Staffing Covid-19 ‘Hot Sites’ – the legal ‘dos and do nots’
Employment lawyer James Howell outlines the key legal issues practices need to consider in staffing ‘hot hubs’
In England, it has been for GP practices to decide, in collaboration with others in the locality, whether they want to operate a ‘hot hub’ model during the Covid-19 pandemic. NHS England have stated that practices are contractually obliged to staff Covid-19 hot hubs where these are being used; and should do so with existing resources in the first instance.
If opting to operate a hot and cold hub model, then a decision needs to be taken around which staff members work where. This should involve practices and their staff members as well as the PCN, CCG, NHSE and any other stakeholders. Redeploying both management and clinical staff to new arrangements under this model is expected to be part of the ‘quid pro quo’ of guaranteeing income to practices.
There are a number of duties and obligations that a GP practice will need to have in mind when establishing or contributing resources to a hot hub, whether that involves sending staff to another site or having staff from another GP practice on its own site.
Health and safety duties
Every GP practice has a duty to take reasonable care of the mental and physical health and safety of all employees. This duty arises in tort, under statute (as a result of the Health and Safety at Work etc Act 1974), and is an implied term of the employment contract. The practice must also take reasonable steps to provide a safe workplace and a safe system of work. A practice is not obliged to do everything within its power to prevent injury, but it must take reasonable precautionary steps.
Duty to provide a suitable working environment
The practice must provide, and monitor so far as is reasonably practicable, a working environment which is reasonably suitable for the performance by the employees of their contractual duties. The duty is broader than the health and safety duty.ou
Where an employee is relocated temporarily to a hot hub, the employer practice will still need to comply with these obligations and in order to do so should undertake a risk assessment on the hot hub site, in the same way as it should on its own premises.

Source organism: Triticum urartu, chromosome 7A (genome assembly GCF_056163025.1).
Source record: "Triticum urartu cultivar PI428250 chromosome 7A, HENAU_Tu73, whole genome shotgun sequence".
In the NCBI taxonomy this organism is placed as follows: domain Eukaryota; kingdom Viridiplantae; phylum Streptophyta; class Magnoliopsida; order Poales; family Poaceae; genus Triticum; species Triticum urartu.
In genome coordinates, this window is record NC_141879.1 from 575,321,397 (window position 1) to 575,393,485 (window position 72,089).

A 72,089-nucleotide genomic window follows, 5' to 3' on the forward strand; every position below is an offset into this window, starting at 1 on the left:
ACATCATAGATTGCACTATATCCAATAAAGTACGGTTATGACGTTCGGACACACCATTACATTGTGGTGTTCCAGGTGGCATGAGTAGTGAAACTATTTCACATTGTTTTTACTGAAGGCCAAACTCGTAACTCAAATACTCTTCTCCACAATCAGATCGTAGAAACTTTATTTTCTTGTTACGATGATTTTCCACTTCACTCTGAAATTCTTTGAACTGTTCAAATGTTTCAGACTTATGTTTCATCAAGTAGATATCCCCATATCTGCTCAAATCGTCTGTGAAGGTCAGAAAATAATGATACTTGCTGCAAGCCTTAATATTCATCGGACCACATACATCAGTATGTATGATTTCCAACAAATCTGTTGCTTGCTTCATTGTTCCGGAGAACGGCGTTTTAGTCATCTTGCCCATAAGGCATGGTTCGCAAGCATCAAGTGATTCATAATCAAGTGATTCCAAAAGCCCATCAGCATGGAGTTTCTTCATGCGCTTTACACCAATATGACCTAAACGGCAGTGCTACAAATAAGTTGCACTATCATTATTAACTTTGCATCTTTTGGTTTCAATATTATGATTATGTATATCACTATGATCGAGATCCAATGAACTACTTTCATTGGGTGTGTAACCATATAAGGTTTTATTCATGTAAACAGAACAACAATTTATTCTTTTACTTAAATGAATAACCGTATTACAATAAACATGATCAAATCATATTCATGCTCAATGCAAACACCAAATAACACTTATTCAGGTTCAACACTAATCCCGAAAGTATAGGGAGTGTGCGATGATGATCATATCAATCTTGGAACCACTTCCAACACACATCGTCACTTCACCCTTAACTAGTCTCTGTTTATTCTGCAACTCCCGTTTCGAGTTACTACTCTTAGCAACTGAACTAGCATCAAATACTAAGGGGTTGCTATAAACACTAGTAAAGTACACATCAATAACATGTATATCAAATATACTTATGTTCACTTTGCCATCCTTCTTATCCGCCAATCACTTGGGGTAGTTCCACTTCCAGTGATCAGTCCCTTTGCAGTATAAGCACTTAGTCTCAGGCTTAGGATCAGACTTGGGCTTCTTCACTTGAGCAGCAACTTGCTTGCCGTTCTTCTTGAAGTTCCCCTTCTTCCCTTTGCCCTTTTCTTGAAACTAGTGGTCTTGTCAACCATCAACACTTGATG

The important take out here is that the employer of a staff member redeployed under the hub model is still responsible for the health and safety of that employee. Having said this, those running the hub will also share some of this responsibility at this point in time and will have a duty of care to the staff member delivering the service. It is important for all GP practices operating this model to therefore know their own position on this.
Can an employee refuse to work at a hot hub on health and safety grounds?
It is possible that dismissal of an employee who refused to attend work due to a belief that they will be at risk of contracting Covid-19 would be unfair. Section 100(1)(d) of the Employment Rights Act 1996 protects employees from dismissal on the grounds of absence from work if that absence was due to a reasonable belief that attending work would put them in serious and imminent danger (and they could not reasonably have been expected to avert that danger).
The concept of danger has been interpreted broadly. It could include the risk of contracting Covid-19 from an infected colleague or patient, although the danger would need to be reasonably believed to be serious and imminent. The employee does not need to demonstrate that such a danger actually existed. The question for the tribunal is whether they reasonably believed that attending work would put them in danger. This underlines the importance of effective communication with employees in terms of the measures taken by the practice to minimise the risk.
Where a practice does not protect an employee’s health and safety, or treats them detrimentally in response to a complaint about health and safety, the employee may be in a position to resign and claim constructive dismissal, depending on the circumstance.
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